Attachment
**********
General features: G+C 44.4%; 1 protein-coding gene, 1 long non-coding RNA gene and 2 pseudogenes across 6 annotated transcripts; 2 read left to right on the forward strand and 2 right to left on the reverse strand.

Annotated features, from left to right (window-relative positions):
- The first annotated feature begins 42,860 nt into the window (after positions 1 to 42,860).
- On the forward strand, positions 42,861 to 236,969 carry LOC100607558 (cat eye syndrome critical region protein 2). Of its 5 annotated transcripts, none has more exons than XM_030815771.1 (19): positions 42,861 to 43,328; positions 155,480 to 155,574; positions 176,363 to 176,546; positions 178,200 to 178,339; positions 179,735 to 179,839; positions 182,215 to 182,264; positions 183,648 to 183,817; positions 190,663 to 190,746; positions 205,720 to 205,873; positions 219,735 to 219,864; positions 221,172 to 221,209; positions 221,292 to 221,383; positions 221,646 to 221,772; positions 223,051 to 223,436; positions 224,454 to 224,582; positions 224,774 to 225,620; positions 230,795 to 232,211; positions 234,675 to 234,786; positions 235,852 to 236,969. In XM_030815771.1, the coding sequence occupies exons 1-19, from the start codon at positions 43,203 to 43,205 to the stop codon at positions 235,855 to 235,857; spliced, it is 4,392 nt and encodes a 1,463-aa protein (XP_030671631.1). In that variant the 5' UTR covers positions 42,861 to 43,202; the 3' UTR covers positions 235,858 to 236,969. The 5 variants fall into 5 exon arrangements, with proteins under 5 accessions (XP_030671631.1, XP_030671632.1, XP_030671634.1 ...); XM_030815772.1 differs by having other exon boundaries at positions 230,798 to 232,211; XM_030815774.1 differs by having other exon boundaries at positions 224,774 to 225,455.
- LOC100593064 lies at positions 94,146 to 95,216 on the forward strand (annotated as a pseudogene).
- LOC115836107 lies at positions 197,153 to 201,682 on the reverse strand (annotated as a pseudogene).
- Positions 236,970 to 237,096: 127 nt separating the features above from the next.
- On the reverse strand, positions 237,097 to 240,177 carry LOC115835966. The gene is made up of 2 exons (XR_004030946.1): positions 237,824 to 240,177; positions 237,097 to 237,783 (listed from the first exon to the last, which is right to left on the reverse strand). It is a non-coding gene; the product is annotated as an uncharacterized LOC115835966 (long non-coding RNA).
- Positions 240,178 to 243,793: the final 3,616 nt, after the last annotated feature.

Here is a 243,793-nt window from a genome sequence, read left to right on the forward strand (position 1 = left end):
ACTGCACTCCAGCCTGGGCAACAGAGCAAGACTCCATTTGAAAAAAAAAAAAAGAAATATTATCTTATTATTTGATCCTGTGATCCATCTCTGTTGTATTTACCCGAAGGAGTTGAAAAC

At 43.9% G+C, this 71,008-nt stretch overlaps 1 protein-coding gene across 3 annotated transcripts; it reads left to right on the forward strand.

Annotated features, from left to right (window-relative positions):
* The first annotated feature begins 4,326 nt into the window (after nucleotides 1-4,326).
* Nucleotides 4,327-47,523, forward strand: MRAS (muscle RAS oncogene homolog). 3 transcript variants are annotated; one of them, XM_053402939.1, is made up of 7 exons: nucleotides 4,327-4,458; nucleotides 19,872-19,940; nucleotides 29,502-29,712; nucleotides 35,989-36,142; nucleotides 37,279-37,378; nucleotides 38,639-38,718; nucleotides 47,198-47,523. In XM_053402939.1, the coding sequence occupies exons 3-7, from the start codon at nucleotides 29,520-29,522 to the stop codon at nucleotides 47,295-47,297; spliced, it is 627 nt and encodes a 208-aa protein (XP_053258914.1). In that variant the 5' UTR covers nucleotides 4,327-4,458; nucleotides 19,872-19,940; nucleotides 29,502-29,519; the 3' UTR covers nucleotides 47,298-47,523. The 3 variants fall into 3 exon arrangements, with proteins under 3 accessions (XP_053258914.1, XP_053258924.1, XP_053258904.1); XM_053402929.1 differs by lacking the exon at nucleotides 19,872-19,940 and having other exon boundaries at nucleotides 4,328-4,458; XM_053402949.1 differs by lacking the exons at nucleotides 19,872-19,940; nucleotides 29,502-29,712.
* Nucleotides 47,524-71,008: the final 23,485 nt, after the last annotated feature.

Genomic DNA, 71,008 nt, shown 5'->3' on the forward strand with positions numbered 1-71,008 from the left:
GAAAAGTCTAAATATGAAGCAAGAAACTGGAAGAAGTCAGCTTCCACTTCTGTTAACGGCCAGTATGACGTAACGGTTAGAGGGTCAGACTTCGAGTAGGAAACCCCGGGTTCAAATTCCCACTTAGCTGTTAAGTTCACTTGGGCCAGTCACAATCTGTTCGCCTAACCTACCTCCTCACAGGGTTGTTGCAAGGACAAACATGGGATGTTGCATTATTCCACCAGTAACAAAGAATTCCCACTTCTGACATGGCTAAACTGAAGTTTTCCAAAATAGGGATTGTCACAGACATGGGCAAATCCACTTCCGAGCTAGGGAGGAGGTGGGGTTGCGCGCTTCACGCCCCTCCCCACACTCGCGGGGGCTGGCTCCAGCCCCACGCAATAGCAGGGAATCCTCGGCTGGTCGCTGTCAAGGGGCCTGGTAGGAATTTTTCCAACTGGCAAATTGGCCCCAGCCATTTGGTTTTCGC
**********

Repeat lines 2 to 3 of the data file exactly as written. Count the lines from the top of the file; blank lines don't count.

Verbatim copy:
Annotated features, from left to right (window-relative positions):
- The first annotated feature begins 42,860 nt into the window (after positions 1 to 42,860).